Center for Labor Education & Research, University of Hawaii - West Oahu: Honolulu Record Digitization Project
Honolulu Record, Volume 10 No. 9, Thursday, September 26, 1957 p. 4
Managers' Guild, Scoring, Bow Ties For Referees Get Attention of TBC
The Territorial Boxing Commission Monday approved a main event for Sept. 30 between Buddy McDonald, originally imported to fight Stan Harrington, and Bonnie Espmosa, another importation from the Philippines, thereby shattering a precedent "of some standing. But that wasn't the only decision of lasting import the commission made. It also did the following:
1. Changed the system of scoring fights from the 10 point system" to the "five-must" system now used by the National Boxing Assn. with which Hawaii is affiliated.2. Repealed a rule that had required contracts for fights to be signed by both managers and fighters. (They now need be signed only by managers.)
3. Warned Fesuluai Peapealalo, middleweight, and his manager, Dr. Richard You, that any failure in the future to show up for weigh-ins would be severely dealt with.4. Ruled that referees will be allowed to doff the bow ties they wear now if and when they come in with an acceptable proposal of a uniform shirt they like which does not require the use of a tie.
There was also the airing of a rumored situation which, Chairman Adrian DeMello seemed to think might possibly become an issue to be dealt with in the future. That was the operation of the Hawaii Boxing Managers Guild, and the matter was mentioned because all active managers had been asked to attend the meeting to tell whether or not their fighters are available for immediate action.
Guild Attitude Questioned
Chairman Adrian, DeMello at one point asked a manager, Edward Townsend, if he implied by a statement that all fighters should have managers. Townsend said his comment had not meant that, but Tad Kawamura, manager of Harrington and others and long an important official of the guild, gave an answer that seemed to DeMello to mean the same thing.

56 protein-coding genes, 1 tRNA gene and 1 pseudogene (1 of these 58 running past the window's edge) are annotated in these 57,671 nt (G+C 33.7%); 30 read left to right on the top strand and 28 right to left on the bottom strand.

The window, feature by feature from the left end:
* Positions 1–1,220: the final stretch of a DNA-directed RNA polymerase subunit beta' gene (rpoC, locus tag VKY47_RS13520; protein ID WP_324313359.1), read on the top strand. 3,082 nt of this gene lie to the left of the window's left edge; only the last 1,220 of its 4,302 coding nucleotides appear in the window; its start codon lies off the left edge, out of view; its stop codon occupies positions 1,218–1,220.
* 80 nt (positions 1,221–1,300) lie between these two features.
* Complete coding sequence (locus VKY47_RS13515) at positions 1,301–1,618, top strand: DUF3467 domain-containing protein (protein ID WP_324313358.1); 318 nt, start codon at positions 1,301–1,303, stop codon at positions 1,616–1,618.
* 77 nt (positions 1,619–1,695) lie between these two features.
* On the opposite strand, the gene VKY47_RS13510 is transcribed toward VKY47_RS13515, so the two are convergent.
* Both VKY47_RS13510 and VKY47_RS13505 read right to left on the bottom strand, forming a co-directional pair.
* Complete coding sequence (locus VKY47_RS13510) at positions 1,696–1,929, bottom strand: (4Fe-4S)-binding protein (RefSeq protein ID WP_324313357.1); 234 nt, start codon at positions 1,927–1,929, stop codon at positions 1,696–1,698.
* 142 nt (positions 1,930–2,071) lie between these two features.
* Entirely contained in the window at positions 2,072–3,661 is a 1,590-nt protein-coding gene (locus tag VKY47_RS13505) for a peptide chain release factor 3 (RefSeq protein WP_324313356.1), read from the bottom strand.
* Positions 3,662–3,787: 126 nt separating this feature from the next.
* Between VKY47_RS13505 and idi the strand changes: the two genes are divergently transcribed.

Commissioner Arthur Stagbar said there has been trouble in the past about making matches because guild managers didn't want to give fights to boxers managed by non-guild members.
Chairman DeMello was inspired to comment that while the guild has a place, in boxing, that being to disseminate information among its members, "any group action" by the guild or any other organization, either toward the TBC, or promoters, would probably require the investigation of the commission and resultant possible action.He did not define the type of "group action," he meant, but said licenses are issued to individuals and individual relationships should be maintained.
The dual relationship between manager and boxer brought considerable discussion, however, rising from the case of Peapealalo, who failed to show up for a weigh-in to fight Anacleto Battad three weeks ago. Dr. You tried explaining why he had been unable to contact the Samoan battler, and convinced the commission he had gone to considerable effort, but Chairman DeMello made it clear he thinks the manager is responsible above anyone else in this connection. The fighter confirmed Dr. You's account of his efforts and said the reason he didn't come was because he had come down sick that day.
The warning, a virtual slap on the wrist, indicated the sympathetic attitude of the commission toward both the fighter and his manager.
Two “Foreigners” Matched
The fight between McDonald and Espinosa, the first main event in recent years in which a local fighter is not one of the principals, evoked a question from DeMello to managers as to whether or not any of them felt their boys were being slighted. None complained.